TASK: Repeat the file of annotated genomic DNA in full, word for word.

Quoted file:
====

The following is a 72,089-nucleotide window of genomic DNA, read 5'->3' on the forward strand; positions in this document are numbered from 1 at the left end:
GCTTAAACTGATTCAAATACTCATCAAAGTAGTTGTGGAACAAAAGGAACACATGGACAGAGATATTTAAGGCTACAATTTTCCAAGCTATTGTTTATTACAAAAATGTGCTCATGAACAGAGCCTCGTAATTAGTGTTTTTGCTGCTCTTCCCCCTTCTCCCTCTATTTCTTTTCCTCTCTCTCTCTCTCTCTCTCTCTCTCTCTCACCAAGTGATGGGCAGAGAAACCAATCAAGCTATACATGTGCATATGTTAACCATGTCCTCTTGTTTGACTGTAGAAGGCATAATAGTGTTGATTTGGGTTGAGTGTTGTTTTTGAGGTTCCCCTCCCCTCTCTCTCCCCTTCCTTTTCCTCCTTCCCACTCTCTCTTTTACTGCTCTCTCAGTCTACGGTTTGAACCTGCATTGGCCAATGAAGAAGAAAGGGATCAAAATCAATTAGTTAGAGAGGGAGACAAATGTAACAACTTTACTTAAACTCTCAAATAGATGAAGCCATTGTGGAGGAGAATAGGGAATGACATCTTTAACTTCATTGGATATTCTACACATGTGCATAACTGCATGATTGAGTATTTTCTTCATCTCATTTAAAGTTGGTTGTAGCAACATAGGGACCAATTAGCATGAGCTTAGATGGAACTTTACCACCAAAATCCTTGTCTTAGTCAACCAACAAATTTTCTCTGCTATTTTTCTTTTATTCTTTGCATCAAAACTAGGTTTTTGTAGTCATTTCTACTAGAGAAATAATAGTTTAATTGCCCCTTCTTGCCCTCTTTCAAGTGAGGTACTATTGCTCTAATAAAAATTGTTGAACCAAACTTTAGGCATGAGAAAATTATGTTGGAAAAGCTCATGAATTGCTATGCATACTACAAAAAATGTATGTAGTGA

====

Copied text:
The following is a 72,089-nucleotide window of genomic DNA, read 5'->3' on the forward strand; positions in this document are numbered from 1 at the left end:
GCTTAAACTGATTCAAATACTCATCAAAGTAGTTGTGGAACAAAAGGAACACATGGACAGAGATATTTAAGGCTACAATTTTCCAAGCTATTGTTTATTACAAAAATGTGCTCATGAACAGAGCCTCGTAATTAGTGTTTTTGCTGCTCTTCCCCCTTCTCCCTCTATTTCTTTTCCTCTCTCTCTCTCTCTCTCTCTCTCTCTCTCACCAAGTGATGGGCAGAGAAACCAATCAAGCTATACATGTGCATATGTTAACCATGTCCTCTTGTTTGACTGTAGAAGGCATAATAGTGTTGATTTGGGTTGAGTGTTGTTTTTGAGGTTCCCCTCCCCTCTCTCTCCCCTTCCTTTTCCTCCTTCCCACTCTCTCTTTTACTGCTCTCTCAGTCTACGGTTTGAACCTGCATTGGCCAATGAAGAAGAAAGGGATCAAAATCAATTAGTTAGAGAGGGAGACAAATGTAACAACTTTACTTAAACTCTCAAATAGATGAAGCCATTGTGGAGGAGAATAGGGAATGACATCTTTAACTTCATTGGATATTCTACACATGTGCATAACTGCATGATTGAGTATTTTCTTCATCTCATTTAAAGTTGGTTGTAGCAACATAGGGACCAATTAGCATGAGCTTAGATGGAACTTTACCACCAAAATCCTTGTCTTAGTCAACCAACAAATTTTCTCTGCTATTTTTCTTTTATTCTTTGCATCAAAACTAGGTTTTTGTAGTCATTTCTACTAGAGAAATAATAGTTTAATTGCCCCTTCTTGCCCTCTTTCAAGTGAGGTACTATTGCTCTAATAAAAATTGTTGAACCAAACTTTAGGCATGAGAAAATTATGTTGGAAAAGCTCATGAATTGCTATGCATACTACAAAAAATGTATGTAGTGA